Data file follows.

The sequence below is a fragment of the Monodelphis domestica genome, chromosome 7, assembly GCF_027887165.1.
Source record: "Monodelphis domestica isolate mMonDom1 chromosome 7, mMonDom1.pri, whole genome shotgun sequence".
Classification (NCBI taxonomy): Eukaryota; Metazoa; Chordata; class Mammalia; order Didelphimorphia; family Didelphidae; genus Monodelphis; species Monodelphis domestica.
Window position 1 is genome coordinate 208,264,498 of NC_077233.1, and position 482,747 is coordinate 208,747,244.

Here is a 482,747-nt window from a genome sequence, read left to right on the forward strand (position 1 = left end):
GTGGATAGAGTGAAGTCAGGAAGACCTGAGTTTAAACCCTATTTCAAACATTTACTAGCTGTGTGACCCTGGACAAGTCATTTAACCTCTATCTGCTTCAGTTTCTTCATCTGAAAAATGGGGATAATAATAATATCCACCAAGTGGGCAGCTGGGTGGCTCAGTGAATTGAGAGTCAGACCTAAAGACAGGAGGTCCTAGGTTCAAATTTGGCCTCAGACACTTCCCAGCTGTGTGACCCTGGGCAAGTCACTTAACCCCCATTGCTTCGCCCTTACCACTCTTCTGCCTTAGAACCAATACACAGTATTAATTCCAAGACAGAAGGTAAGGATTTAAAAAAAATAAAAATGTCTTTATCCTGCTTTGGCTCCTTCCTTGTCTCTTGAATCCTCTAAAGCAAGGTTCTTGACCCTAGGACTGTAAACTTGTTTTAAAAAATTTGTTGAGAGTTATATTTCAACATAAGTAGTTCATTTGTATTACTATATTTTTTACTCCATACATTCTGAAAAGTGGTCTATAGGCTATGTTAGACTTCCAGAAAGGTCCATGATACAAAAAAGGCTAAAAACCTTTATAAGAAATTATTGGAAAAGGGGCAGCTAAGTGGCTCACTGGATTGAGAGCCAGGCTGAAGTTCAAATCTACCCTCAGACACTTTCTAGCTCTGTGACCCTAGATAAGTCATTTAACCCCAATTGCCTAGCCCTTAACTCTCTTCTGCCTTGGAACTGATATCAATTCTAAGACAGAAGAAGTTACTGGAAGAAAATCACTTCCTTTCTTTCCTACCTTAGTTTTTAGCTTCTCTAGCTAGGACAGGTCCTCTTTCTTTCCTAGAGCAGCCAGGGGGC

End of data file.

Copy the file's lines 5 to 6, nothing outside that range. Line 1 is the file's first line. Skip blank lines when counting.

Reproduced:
Here is a 482,747-nt window from a genome sequence, read left to right on the forward strand (position 1 = left end):
GTGGATAGAGTGAAGTCAGGAAGACCTGAGTTTAAACCCTATTTCAAACATTTACTAGCTGTGTGACCCTGGACAAGTCATTTAACCTCTATCTGCTTCAGTTTCTTCATCTGAAAAATGGGGATAATAATAATATCCACCAAGTGGGCAGCTGGGTGGCTCAGTGAATTGAGAGTCAGACCTAAAGACAGGAGGTCCTAGGTTCAAATTTGGCCTCAGACACTTCCCAGCTGTGTGACCCTGGGCAAGTCACTTAACCCCCATTGCTTCGCCCTTACCACTCTTCTGCCTTAGAACCAATACACAGTATTAATTCCAAGACAGAAGGTAAGGATTTAAAAAAAATAAAAATGTCTTTATCCTGCTTTGGCTCCTTCCTTGTCTCTTGAATCCTCTAAAGCAAGGTTCTTGACCCTAGGACTGTAAACTTGTTTTAAAAAATTTGTTGAGAGTTATATTTCAACATAAGTAGTTCATTTGTATTACTATATTTTTTACTCCATACATTCTGAAAAGTGGTCTATAGGCTATGTTAGACTTCCAGAAAGGTCCATGATACAAAAAAGGCTAAAAACCTTTATAAGAAATTATTGGAAAAGGGGCAGCTAAGTGGCTCACTGGATTGAGAGCCAGGCTGAAGTTCAAATCTACCCTCAGACACTTTCTAGCTCTGTGACCCTAGATAAGTCATTTAACCCCAATTGCCTAGCCCTTAACTCTCTTCTGCCTTGGAACTGATATCAATTCTAAGACAGAAGAAGTTACTGGAAGAAAATCACTTCCTTTCTTTCCTACCTTAGTTTTTAGCTTCTCTAGCTAGGACAGGTCCTCTTTCTTTCCTAGAGCAGCCAGGGGGC